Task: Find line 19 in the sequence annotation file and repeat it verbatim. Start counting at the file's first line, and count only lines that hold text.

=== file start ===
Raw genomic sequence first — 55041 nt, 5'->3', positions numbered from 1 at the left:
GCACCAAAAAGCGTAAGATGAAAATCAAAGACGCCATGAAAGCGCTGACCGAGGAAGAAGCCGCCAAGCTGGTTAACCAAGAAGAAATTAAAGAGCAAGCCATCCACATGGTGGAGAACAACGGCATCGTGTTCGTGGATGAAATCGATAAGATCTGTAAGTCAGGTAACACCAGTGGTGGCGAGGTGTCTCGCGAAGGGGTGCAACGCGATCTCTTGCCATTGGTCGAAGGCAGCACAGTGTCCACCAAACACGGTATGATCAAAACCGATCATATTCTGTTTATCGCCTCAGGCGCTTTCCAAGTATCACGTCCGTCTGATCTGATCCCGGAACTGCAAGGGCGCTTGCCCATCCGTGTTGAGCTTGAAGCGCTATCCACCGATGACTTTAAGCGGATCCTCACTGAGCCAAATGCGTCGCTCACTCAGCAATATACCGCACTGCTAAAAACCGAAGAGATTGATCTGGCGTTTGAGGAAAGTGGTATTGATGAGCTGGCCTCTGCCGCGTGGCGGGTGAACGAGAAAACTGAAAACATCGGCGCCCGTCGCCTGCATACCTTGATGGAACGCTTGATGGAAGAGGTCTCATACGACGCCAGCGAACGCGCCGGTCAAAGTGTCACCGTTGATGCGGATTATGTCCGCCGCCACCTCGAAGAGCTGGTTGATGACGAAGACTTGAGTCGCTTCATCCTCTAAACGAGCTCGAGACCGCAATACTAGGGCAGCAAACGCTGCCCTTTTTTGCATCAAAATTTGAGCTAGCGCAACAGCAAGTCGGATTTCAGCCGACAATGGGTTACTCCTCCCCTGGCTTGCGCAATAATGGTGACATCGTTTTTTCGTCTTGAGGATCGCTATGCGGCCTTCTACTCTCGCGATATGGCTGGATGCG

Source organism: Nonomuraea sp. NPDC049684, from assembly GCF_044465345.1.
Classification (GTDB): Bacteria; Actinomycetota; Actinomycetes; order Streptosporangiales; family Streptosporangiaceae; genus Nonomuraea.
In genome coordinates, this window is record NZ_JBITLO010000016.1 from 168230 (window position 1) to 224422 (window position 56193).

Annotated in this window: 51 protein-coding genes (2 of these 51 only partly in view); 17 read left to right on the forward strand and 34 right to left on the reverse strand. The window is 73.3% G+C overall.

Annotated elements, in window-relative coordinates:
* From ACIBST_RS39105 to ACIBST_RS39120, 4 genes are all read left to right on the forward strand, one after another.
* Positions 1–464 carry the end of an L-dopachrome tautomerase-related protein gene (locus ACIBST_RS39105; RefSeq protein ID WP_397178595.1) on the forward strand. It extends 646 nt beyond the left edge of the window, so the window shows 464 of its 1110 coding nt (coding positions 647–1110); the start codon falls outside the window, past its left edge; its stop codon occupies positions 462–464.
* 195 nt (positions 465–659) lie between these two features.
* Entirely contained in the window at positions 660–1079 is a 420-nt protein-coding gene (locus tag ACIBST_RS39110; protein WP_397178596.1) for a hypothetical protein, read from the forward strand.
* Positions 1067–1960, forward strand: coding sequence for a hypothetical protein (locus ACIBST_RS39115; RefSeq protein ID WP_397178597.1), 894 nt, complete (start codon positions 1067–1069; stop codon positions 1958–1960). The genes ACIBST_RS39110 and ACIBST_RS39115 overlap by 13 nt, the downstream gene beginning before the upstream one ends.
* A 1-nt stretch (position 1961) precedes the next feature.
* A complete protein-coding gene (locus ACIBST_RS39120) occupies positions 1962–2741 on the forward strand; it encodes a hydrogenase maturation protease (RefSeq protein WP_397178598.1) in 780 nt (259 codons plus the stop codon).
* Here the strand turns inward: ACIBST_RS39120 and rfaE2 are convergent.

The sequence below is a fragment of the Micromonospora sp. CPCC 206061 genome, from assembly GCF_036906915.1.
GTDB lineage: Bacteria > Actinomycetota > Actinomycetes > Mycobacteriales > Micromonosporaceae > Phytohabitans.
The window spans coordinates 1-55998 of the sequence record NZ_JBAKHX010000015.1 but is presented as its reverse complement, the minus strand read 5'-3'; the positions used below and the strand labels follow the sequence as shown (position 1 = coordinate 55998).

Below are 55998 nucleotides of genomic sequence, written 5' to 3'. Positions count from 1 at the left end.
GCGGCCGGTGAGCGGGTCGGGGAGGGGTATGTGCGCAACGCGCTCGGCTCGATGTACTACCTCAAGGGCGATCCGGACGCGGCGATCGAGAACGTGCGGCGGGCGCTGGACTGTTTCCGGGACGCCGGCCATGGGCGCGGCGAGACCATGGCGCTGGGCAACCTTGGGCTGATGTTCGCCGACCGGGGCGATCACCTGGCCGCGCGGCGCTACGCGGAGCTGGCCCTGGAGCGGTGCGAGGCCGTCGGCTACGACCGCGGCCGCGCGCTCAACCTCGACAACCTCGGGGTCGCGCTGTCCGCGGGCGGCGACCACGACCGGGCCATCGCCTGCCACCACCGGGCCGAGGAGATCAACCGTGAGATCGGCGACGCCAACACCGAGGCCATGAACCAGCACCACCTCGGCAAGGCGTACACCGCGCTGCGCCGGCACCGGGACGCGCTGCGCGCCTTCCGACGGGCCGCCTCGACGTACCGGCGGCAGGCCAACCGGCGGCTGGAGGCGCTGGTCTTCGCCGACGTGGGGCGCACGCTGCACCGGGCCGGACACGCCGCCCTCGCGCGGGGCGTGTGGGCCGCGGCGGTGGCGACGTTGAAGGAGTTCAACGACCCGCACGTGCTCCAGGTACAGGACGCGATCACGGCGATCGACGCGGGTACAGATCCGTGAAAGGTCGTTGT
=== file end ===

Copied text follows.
Below are 55998 nucleotides of genomic sequence, written 5' to 3'. Positions count from 1 at the left end.